Sophomore Emma Carter and freshman Paige Wehrmeister pose together after the Mehlville Women’s Invitational Dec. 21. The tournament was the first girls tournament that either one had been to; Carter took third place in the 167 pound weight class, and Wehrmeister took fifth in the 121 pound weight class. (Carrie Nenonen)
Sophomore Emma Carter and freshman Paige Wehrmeister pose together after the Mehlville Women’s Invitational Dec. 21. The tournament was the first girls tournament that either one had been to; Carter took third place in the 167 pound weight class, and Wehrmeister took fifth in the 121 pound weight class.

Carrie Nenonen

#WrestleLikeAGirl: breaking boundaries and winning medals

February 1, 2019

This wrestling season, #WrestleLikeAGirl has trended across Missouri. Girls have turned out in record numbers for the sport, more than doubling the number that the Missouri State High School Activities Association predicted would join. Now, their season is coming to a finish, with district tournaments this weekend, creating a road to the state tournament Feb. 14-16. Training alongside the boys from November through February, here are the stories of West’s first two female wrestlers in school history.

Sophomore Emma Carter pins down success


Ella Roesch

Preparing to engage an opponent, Carter looks for an opportunity to shoot. Carter was named varsity wrestler of the week and boasts a 6-2 record. “When you get out on that mat and you’re really in that fight or flight moment, you know you have to win,” Carter said.

“Being a girl in this boy’s sport, there [are] so many things you have to do. People are constantly watching what you’re doing to try and protect themselves; people in this sport are so sexist, it’s insane,” Carter said. “I know you’re thinking, ‘oh, they’re wrestlers, why would they care?’ But men want to keep their masculinity, so it’s tough. And then they’re teenagers, so they have their own inner battles, so they think ‘I don’t want to lose to a girl, how will this person look at me and how will that person look at me? I’ll be a laughing stock.’”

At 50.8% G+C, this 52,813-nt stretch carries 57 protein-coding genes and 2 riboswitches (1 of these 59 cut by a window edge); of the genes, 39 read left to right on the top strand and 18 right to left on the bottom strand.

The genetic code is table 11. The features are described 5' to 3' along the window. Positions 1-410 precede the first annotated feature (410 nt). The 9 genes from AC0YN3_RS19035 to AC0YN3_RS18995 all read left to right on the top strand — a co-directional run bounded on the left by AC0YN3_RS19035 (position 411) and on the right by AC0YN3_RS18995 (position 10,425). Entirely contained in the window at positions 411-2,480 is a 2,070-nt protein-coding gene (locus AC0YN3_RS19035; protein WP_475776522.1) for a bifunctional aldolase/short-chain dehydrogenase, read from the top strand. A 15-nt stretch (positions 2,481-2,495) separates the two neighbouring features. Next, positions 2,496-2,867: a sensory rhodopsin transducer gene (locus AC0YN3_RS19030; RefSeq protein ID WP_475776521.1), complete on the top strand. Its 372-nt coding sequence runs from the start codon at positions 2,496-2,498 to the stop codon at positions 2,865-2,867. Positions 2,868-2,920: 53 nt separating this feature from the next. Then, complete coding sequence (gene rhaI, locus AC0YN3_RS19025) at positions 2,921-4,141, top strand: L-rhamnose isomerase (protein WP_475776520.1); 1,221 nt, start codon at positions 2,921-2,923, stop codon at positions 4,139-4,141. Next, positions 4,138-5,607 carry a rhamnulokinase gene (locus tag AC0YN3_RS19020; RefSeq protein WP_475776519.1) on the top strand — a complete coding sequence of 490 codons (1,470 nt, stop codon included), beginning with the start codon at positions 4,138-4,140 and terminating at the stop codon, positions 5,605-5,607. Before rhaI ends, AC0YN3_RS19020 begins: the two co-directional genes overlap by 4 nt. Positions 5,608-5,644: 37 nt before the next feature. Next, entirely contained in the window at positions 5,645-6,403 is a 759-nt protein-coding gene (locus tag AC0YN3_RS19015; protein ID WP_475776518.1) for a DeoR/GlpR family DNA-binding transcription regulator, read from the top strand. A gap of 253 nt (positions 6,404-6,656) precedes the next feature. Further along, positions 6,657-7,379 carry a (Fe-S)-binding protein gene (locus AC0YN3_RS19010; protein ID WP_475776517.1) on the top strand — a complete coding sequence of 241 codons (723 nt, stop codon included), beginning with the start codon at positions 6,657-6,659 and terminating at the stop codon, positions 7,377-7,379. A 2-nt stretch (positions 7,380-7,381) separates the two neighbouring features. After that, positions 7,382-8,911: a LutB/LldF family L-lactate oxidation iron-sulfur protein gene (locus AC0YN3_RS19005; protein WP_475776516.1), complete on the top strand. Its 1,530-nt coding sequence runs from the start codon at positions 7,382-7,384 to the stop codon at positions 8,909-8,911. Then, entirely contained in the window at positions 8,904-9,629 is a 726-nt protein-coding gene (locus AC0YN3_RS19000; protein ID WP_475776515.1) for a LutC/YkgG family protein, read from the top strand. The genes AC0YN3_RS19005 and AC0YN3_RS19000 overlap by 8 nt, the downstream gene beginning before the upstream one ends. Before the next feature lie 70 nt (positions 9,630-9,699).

Then, Carter’s matter-of-fact tone becomes blended with melancholy.

“I’ve had some pretty hurtful things said to me as well. I remember we were at Ladue and this guy, we went hand in hand and he beat me, and he said, ‘you only lost because you were a girl.’ That really got to me,” Carter said.

She pauses, reflecting on her rise from the receiving end of diminutive treatment to being a trailblazer for the next generation of female wrestlers.

“How do they respond when they lose to a girl?”

Carter does not hesitate now, her answer is blunt. This is not the first time she has been asked this question.

“How would you respond if you lost to anybody?”

“Does it matter if you’ve lost to a girl or a boy?”


Carter is short-spoken. Determined to establish herself as a leading presence in the inaugural season of officially-sanctioned Missouri girls’ wrestling, Carter strives to no longer be seen as a female wrestler, but simply a wrestler—and a serious contender going into the district tournament Feb. 1-2.

“Fingers crossed, knock on wood that I make it to [the] state [competition] because that’s all I really want,” Carter said.